Battery Charge 50% -- KIA Response - Page 3 - Kia Niro Forum
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post #21 of 36 (permalink) Old 01-20-2018, 10:06 AM
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I don't believe the Niro battery charge indicator has anything to do with a 100% capacity range. Rather, it is likely indicating a charge of one third at the bottom end of the scale, and two thirds (perhaps 80%) at the top of the scale. Niro has aggressive battery management to restrict charge in the middle third of capacity to increase longevity of the battery.

On the virtually identical Hyundai Ioniq drivetrain, but with a different user indicator system it shows charge almost invariably kept within that range. The ICE will fire up if it drops below that range. There is one scenario that has been reported where you can fully charge the battery, and that is on a long extended downhill where regenerative braking is active. Even there, if the battery charge level gets too high, the ICE will spin up for compression braking so the battery doesn't overcharge.

There are lots of posts on Ioniq forums from puzzled new Ioniq owners wondering why the battery is never charged fully, because of the way their indicator works. You can get some more accurate depiction from OBD2 tools but I'm not sure how that benefits hybrid owners. EV owners for sure. I was watching a Tesla Model 3 drive (review) last night, and they discussed different setting of the battery management software for different driving conditions. Obviously, on a long road trip, you want full use of the maximum battery capacity and charge fully before leaving and at superchargers. Twenty to fifty miles a day around town and you have no reason to do this. You'd rather ensure maximum battery life by keeping it in the sweet spot for the chemistry of the batteries you are using, usually somewhere between 40 and 80 percent for most lithium battery variations.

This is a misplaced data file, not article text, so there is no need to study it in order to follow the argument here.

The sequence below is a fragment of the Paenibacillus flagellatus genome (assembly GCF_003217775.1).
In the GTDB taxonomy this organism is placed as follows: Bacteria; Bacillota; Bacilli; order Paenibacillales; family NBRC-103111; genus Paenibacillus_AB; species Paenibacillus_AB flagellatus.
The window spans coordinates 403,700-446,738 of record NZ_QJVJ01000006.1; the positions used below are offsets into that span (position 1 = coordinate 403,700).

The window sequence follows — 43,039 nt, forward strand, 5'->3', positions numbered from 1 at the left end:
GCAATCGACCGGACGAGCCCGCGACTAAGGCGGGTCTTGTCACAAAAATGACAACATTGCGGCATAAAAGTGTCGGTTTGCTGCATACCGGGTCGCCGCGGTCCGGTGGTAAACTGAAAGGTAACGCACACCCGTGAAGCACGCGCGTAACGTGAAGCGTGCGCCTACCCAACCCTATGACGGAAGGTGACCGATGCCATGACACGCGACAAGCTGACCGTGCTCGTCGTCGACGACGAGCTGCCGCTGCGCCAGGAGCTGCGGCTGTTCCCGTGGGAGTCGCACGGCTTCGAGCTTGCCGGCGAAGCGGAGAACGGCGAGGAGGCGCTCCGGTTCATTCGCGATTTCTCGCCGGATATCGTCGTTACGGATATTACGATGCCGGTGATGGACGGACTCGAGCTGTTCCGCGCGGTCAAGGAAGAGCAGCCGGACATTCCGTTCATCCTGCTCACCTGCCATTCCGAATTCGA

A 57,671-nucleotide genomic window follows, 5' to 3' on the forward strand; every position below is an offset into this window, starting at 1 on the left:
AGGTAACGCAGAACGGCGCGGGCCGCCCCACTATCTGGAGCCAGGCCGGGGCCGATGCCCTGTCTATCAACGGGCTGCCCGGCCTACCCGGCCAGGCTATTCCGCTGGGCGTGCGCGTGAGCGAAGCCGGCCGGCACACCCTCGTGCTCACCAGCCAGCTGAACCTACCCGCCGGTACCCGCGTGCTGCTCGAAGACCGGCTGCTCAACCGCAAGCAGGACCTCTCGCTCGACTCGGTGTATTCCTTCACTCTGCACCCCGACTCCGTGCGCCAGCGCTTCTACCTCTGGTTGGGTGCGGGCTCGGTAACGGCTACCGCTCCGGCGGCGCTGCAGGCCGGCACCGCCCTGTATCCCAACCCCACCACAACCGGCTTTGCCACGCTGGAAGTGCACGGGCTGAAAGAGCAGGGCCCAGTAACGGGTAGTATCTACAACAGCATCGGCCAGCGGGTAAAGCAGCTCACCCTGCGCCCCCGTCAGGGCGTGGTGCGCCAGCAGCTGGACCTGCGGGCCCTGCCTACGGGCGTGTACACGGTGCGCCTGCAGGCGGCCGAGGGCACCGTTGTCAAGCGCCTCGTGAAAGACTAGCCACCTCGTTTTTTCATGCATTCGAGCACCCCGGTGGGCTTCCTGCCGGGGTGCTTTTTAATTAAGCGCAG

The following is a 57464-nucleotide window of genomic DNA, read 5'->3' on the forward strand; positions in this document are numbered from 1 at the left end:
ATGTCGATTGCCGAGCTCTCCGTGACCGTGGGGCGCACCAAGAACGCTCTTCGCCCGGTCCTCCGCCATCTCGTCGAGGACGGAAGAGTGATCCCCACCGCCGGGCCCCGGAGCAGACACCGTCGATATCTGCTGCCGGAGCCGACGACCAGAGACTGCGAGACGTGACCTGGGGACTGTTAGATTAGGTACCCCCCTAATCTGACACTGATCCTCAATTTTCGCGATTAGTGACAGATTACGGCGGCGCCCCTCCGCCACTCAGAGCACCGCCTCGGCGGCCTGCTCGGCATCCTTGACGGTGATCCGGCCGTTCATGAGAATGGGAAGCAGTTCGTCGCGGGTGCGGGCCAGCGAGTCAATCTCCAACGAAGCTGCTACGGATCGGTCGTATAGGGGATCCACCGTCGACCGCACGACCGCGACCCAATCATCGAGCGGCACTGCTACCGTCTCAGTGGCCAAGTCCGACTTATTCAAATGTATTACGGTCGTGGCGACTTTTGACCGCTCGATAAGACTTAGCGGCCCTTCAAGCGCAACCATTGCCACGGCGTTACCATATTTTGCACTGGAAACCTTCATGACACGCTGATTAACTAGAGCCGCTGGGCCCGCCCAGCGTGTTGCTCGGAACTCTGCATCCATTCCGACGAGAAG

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post #22 of 36 (permalink) Old 05-02-2018, 08:57 AM
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My launches are always electric. IMHO, designed this way to be smoother but perhaps more importantly, to minimize clutch slippage wear when starting from standstill on DCT.
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post #23 of 36 (permalink) Old 05-02-2018, 12:13 PM
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That would be great if Kia really did force electric launches. Before I bought the car, I had thought it didn't bother with a low gear in the transmission for that very reason. But many starts almost instantly engage the ICE. Most any stop on a slight incline where you want to go a bit faster than creep to not annoy traffic behind you (usually at a city stoplight) - especially when the battery is below half full (according to the display). The car senses the immediate power needs (which are greatly increase on an incline stop) and applies the ICE. Starting cold from home on my flat street, although the ICE starts to warm the engine, it goes three blocks on EV before engaging the ICE (however this can vary depending on SOV and how deep I press the pedal).
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post #24 of 36 (permalink) Old 05-02-2018, 04:24 PM
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That's one thing I really liked about my Ford C-Max. It almost always launched on full battery and when within 1k of your home and other regularly visited locations it would force EV mode. However over the 20k I out on it the lifetime average was 42-43 mpg, so something wasn't as efficient as my Niro Touring during it's run. It's probly too soon to do a real world comparo. LOL I know at least a couple of Prius drivers that only get low 30's and the way you see a lot of them drive on our Freeways you know why.

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post #25 of 36 (permalink) Old 05-02-2018, 04:41 PM